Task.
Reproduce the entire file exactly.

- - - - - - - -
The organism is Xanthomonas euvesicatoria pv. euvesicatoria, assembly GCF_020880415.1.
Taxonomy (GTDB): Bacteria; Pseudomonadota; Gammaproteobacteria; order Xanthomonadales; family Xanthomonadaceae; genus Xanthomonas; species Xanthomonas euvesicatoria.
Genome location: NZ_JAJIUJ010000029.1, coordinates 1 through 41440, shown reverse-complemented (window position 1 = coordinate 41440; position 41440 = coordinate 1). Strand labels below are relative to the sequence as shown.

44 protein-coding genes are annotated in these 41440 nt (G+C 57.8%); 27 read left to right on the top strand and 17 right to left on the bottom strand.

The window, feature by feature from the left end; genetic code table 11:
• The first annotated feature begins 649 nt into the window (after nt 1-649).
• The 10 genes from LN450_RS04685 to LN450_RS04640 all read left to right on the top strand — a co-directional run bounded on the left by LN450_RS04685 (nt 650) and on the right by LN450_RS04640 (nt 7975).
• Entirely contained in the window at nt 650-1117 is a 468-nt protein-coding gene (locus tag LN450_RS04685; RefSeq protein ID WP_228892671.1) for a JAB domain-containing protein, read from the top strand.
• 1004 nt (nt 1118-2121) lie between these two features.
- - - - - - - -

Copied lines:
The organism is Xanthomonas euvesicatoria pv. euvesicatoria, assembly GCF_020880415.1.
Taxonomy (GTDB): Bacteria; Pseudomonadota; Gammaproteobacteria; order Xanthomonadales; family Xanthomonadaceae; genus Xanthomonas; species Xanthomonas euvesicatoria.
Genome location: NZ_JAJIUJ010000029.1, coordinates 1 through 41440, shown reverse-complemented (window position 1 = coordinate 41440; position 41440 = coordinate 1). Strand labels below are relative to the sequence as shown.

44 protein-coding genes are annotated in these 41440 nt (G+C 57.8%); 27 read left to right on the top strand and 17 right to left on the bottom strand.

The window, feature by feature from the left end; genetic code table 11:
• The first annotated feature begins 649 nt into the window (after nt 1-649).
• The 10 genes from LN450_RS04685 to LN450_RS04640 all read left to right on the top strand — a co-directional run bounded on the left by LN450_RS04685 (nt 650) and on the right by LN450_RS04640 (nt 7975).
• Entirely contained in the window at nt 650-1117 is a 468-nt protein-coding gene (locus tag LN450_RS04685; RefSeq protein ID WP_228892671.1) for a JAB domain-containing protein, read from the top strand.
• 1004 nt (nt 1118-2121) lie between these two features.